Then we got it playing, and we’ve got the radio station to play a particular tune that was for him and his wife, they used to have a dance to, and just seeing him break down was beautiful. This was pre-Covid, where you could go around and give him a hug and just offer that support. Those ones are really, really special.

The thing that normally gets to me is when men show their emotions, especially for their wives that are no longer with us. That’s priceless. And it’s really, really beautiful, I must say.

There was a guy who came in and expressed his love for his dad, and that was powerful. Because the thing about Repair Shop, you guys get to see, like two and a half, maybe three minutes over an arrival, we spend two hours with those people.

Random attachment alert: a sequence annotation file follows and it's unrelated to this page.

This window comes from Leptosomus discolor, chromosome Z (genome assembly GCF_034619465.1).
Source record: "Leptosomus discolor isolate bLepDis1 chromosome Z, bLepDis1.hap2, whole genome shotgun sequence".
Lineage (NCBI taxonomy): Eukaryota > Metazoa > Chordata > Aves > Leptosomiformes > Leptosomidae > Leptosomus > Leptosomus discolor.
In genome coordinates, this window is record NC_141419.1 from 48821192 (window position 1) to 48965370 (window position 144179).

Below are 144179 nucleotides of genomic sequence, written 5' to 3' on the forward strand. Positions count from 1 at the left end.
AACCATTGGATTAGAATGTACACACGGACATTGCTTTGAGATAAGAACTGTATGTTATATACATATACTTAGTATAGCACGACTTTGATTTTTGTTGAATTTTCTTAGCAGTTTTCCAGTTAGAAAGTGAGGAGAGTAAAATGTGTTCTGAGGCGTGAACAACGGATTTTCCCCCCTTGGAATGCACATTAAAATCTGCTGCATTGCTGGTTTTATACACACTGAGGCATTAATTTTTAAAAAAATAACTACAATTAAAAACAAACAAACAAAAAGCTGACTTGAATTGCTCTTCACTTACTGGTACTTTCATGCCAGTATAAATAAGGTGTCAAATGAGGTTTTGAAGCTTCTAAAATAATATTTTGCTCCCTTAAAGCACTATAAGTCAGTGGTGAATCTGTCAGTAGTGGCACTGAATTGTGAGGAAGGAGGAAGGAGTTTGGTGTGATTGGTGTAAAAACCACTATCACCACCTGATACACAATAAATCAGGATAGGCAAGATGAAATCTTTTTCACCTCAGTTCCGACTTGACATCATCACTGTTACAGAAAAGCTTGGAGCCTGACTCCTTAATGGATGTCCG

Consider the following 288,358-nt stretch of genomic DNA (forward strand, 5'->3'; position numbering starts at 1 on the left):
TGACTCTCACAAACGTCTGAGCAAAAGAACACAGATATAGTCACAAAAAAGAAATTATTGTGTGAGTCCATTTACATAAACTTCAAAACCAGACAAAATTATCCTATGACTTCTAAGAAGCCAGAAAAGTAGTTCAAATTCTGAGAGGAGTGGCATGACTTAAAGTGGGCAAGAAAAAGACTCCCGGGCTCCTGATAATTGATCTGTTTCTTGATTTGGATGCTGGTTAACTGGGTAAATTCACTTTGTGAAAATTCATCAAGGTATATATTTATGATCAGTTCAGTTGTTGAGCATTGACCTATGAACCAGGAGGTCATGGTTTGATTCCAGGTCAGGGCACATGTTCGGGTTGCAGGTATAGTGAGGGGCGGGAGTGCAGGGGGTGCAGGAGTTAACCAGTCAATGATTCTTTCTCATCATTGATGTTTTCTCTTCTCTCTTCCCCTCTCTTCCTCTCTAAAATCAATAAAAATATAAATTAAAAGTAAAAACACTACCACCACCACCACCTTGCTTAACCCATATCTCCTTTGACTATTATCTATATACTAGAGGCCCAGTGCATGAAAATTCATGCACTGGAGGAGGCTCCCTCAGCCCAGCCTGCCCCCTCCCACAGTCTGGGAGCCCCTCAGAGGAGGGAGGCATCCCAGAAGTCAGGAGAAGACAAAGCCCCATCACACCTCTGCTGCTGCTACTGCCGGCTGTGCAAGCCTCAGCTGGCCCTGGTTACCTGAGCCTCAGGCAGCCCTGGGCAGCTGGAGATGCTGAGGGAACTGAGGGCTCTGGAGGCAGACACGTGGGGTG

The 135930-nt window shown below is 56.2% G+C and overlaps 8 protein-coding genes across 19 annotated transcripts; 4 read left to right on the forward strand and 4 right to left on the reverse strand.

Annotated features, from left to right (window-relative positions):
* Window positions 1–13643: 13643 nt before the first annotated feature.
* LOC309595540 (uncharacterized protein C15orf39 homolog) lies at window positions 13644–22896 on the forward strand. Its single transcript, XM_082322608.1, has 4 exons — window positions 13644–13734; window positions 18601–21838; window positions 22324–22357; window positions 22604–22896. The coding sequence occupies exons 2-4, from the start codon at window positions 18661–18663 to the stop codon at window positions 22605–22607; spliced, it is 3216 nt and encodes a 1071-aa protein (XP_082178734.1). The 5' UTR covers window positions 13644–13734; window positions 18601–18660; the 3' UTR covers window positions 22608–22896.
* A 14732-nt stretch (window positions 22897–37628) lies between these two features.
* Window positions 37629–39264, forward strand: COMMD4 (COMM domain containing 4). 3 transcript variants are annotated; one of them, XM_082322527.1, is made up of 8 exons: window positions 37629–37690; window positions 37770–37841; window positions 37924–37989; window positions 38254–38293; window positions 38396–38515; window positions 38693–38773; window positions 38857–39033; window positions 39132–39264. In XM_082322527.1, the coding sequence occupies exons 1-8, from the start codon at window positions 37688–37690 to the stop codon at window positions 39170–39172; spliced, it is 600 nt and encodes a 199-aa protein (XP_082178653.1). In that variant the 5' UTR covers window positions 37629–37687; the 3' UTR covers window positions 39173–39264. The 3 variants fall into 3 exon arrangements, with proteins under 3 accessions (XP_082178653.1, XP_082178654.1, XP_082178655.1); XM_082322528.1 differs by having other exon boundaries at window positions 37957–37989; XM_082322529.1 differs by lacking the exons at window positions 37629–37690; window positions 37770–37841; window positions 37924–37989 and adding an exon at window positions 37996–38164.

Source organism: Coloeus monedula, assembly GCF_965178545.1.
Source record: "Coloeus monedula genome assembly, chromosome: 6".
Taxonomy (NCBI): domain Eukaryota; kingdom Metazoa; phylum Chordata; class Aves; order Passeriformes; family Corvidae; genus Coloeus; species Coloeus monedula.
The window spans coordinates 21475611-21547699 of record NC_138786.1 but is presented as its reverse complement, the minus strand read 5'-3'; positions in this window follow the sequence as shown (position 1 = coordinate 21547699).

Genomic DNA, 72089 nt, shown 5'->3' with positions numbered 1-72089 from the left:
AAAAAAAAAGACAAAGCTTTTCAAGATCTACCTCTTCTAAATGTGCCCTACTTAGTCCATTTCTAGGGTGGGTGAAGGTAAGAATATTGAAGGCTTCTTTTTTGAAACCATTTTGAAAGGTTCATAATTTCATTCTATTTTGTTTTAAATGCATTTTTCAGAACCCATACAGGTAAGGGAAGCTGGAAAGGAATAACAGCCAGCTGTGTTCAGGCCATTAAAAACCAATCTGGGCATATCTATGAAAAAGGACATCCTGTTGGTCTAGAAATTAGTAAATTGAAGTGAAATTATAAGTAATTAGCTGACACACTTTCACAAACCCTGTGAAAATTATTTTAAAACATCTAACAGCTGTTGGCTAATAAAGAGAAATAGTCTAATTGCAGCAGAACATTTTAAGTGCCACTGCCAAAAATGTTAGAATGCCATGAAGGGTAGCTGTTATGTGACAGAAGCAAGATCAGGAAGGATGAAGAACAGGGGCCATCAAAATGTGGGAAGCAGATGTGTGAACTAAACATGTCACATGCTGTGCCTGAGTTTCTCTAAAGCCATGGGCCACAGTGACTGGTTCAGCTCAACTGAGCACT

Do you think you would have been able to handle being in the spotlight if you were younger?

I don’t think [so]. There’s a lot you haven’t lived, I would say, unless if you had some strong individuals around you when you’re younger that will rein you in.

Sometimes being young, you think you’re invincible, you think you can achieve anything. I’m so glad that it’s happened when it’s happened. I’ve been through everything, almost everything […] that if I hadn’t had that experience before, I don’t think it will keep me as grounded as I am now.

What does 2022 look like for you?

2022 is unbelievable. A lot of things started coming in 2021 that have just kind of finalised in 2022. I’m not allowed to speak about any of them, which is quite annoying, but it’s absolutely unbelievable. 

One of the biggest things is receiving an MBE. It’s just like, woah, little boy from Hackney done good, and he’s got recognised by the royal household. They’re giving me an MBA for my contribution towards craft and that to me is perfect. That’s not bad. Not bad at all.